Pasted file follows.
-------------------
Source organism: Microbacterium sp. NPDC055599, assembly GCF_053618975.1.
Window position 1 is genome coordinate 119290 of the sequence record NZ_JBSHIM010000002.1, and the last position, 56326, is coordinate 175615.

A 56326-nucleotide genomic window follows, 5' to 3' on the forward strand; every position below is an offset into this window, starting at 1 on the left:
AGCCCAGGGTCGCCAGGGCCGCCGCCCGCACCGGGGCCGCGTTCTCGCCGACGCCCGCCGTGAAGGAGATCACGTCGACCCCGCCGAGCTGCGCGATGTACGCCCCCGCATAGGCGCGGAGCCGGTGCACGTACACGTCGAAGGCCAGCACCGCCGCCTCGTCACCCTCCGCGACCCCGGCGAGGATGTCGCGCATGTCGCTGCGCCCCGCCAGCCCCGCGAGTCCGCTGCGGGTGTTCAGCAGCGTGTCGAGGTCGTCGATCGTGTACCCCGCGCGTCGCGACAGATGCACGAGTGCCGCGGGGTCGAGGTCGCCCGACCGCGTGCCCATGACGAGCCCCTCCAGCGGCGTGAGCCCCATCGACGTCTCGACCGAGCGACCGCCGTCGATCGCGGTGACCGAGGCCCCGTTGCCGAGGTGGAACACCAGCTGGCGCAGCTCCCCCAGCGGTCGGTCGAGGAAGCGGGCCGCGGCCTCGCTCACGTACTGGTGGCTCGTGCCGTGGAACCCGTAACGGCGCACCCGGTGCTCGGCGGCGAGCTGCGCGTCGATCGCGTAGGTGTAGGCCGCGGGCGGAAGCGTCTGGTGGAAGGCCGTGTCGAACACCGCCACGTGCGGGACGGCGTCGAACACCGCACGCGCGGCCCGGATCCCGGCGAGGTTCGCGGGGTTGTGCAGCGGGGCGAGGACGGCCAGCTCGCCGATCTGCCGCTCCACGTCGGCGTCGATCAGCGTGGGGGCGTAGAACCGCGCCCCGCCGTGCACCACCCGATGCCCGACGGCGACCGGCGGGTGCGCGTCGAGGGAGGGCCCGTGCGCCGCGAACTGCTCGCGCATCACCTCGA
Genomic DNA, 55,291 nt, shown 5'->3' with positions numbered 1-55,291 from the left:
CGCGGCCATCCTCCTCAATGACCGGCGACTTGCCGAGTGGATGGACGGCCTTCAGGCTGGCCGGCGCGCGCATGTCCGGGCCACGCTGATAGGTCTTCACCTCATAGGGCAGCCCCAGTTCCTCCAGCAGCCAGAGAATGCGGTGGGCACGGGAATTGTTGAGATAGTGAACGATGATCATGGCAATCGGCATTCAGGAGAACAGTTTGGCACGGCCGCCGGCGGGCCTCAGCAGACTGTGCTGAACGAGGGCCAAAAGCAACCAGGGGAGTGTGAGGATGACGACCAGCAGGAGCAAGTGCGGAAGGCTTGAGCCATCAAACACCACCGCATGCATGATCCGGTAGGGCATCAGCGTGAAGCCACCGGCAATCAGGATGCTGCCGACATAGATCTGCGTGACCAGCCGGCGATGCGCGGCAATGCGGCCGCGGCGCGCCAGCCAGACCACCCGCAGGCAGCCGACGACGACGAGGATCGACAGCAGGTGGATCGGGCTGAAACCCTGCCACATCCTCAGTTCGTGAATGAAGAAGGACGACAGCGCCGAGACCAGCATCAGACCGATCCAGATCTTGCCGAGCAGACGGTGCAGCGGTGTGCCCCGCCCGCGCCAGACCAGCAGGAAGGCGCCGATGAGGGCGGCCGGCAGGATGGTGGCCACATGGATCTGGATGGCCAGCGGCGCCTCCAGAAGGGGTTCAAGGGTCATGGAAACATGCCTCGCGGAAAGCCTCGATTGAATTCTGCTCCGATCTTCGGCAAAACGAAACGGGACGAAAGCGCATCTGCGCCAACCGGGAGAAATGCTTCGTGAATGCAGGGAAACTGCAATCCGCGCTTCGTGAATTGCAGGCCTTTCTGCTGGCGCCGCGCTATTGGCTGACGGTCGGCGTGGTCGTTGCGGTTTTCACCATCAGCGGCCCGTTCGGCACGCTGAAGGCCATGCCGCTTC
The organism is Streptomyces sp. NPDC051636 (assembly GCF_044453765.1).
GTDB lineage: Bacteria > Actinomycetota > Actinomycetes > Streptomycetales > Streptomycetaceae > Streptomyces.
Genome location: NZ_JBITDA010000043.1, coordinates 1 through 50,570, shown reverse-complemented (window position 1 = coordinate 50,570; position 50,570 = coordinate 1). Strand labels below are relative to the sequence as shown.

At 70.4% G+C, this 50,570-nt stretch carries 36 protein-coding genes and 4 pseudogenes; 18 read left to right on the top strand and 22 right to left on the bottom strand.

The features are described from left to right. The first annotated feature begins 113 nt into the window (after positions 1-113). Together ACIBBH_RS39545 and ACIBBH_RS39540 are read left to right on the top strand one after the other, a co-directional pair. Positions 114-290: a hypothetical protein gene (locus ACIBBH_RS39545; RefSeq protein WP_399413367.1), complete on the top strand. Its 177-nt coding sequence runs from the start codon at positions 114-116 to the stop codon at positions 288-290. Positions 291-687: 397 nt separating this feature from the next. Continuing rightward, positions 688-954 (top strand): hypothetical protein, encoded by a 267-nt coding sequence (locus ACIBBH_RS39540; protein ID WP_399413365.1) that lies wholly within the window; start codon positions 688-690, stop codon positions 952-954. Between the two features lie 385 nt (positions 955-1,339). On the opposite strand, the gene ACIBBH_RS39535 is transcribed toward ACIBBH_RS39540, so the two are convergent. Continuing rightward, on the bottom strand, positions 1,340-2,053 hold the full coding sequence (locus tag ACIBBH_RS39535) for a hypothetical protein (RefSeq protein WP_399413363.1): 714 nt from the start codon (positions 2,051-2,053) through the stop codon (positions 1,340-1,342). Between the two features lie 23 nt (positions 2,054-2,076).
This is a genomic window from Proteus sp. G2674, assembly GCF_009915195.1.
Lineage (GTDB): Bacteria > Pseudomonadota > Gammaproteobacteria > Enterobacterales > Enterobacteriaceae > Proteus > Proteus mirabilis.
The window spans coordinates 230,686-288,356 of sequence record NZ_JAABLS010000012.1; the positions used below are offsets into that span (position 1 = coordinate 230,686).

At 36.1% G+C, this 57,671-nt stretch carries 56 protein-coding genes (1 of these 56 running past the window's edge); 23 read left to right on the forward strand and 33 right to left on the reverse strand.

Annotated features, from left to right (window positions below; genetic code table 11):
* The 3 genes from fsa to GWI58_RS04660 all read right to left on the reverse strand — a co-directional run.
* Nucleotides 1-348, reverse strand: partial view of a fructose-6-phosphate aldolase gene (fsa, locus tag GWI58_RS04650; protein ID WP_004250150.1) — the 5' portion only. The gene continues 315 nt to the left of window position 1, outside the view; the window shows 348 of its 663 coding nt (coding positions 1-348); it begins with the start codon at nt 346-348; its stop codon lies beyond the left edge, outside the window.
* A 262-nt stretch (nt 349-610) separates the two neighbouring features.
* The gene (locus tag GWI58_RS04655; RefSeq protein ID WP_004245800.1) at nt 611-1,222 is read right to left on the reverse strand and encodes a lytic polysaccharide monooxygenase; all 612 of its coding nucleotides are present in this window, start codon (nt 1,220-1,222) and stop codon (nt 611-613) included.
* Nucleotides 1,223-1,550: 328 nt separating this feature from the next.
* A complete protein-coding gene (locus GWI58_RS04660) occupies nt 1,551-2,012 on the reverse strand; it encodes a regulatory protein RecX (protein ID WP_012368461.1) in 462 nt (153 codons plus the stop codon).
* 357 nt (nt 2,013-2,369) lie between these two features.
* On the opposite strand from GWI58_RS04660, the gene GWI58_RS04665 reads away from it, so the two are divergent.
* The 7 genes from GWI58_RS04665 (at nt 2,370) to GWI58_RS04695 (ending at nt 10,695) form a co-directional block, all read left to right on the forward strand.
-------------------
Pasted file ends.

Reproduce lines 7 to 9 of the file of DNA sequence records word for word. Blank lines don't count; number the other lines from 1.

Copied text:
The organism is Streptomyces sp. NPDC051636 (assembly GCF_044453765.1).
GTDB lineage: Bacteria > Actinomycetota > Actinomycetes > Streptomycetales > Streptomycetaceae > Streptomyces.
Genome location: NZ_JBITDA010000043.1, coordinates 1 through 50,570, shown reverse-complemented (window position 1 = coordinate 50,570; position 50,570 = coordinate 1). Strand labels below are relative to the sequence as shown.